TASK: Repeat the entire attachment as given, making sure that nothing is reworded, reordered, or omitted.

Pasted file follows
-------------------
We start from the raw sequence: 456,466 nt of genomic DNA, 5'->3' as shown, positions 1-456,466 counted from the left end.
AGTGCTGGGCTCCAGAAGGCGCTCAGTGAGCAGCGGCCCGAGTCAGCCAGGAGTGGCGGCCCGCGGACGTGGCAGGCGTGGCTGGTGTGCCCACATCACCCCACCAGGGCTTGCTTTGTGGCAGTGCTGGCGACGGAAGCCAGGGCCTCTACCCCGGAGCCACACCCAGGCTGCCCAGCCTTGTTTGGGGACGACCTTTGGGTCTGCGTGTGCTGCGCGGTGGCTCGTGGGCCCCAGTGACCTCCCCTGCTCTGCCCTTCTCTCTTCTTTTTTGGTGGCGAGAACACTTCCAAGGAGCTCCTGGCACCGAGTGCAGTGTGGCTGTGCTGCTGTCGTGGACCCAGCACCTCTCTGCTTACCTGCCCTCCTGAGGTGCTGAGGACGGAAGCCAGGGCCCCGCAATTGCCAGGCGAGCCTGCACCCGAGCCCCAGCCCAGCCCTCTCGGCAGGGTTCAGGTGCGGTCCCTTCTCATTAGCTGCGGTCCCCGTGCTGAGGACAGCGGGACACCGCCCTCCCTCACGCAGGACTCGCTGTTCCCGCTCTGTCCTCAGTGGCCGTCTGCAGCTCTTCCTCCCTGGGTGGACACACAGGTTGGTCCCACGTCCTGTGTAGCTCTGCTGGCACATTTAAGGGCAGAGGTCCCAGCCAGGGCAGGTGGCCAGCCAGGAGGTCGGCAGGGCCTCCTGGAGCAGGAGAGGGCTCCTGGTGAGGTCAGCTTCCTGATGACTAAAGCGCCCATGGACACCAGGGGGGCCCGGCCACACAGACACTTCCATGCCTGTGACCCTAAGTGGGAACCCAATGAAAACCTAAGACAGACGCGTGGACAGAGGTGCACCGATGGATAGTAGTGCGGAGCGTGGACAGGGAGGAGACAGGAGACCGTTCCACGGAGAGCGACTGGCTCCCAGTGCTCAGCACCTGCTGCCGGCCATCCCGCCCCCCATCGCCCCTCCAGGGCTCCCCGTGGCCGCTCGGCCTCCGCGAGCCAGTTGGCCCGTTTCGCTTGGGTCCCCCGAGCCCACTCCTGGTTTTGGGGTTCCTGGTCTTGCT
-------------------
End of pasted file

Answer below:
We start from the raw sequence: 456,466 nt of genomic DNA, 5'->3' as shown, positions 1-456,466 counted from the left end.
AGTGCTGGGCTCCAGAAGGCGCTCAGTGAGCAGCGGCCCGAGTCAGCCAGGAGTGGCGGCCCGCGGACGTGGCAGGCGTGGCTGGTGTGCCCACATCACCCCACCAGGGCTTGCTTTGTGGCAGTGCTGGCGACGGAAGCCAGGGCCTCTACCCCGGAGCCACACCCAGGCTGCCCAGCCTTGTTTGGGGACGACCTTTGGGTCTGCGTGTGCTGCGCGGTGGCTCGTGGGCCCCAGTGACCTCCCCTGCTCTGCCCTTCTCTCTTCTTTTTTGGTGGCGAGAACACTTCCAAGGAGCTCCTGGCACCGAGTGCAGTGTGGCTGTGCTGCTGTCGTGGACCCAGCACCTCTCTGCTTACCTGCCCTCCTGAGGTGCTGAGGACGGAAGCCAGGGCCCCGCAATTGCCAGGCGAGCCTGCACCCGAGCCCCAGCCCAGCCCTCTCGGCAGGGTTCAGGTGCGGTCCCTTCTCATTAGCTGCGGTCCCCGTGCTGAGGACAGCGGGACACCGCCCTCCCTCACGCAGGACTCGCTGTTCCCGCTCTGTCCTCAGTGGCCGTCTGCAGCTCTTCCTCCCTGGGTGGACACACAGGTTGGTCCCACGTCCTGTGTAGCTCTGCTGGCACATTTAAGGGCAGAGGTCCCAGCCAGGGCAGGTGGCCAGCCAGGAGGTCGGCAGGGCCTCCTGGAGCAGGAGAGGGCTCCTGGTGAGGTCAGCTTCCTGATGACTAAAGCGCCCATGGACACCAGGGGGGCCCGGCCACACAGACACTTCCATGCCTGTGACCCTAAGTGGGAACCCAATGAAAACCTAAGACAGACGCGTGGACAGAGGTGCACCGATGGATAGTAGTGCGGAGCGTGGACAGGGAGGAGACAGGAGACCGTTCCACGGAGAGCGACTGGCTCCCAGTGCTCAGCACCTGCTGCCGGCCATCCCGCCCCCCATCGCCCCTCCAGGGCTCCCCGTGGCCGCTCGGCCTCCGCGAGCCAGTTGGCCCGTTTCGCTTGGGTCCCCCGAGCCCACTCCTGGTTTTGGGGTTCCTGGTCTTGCT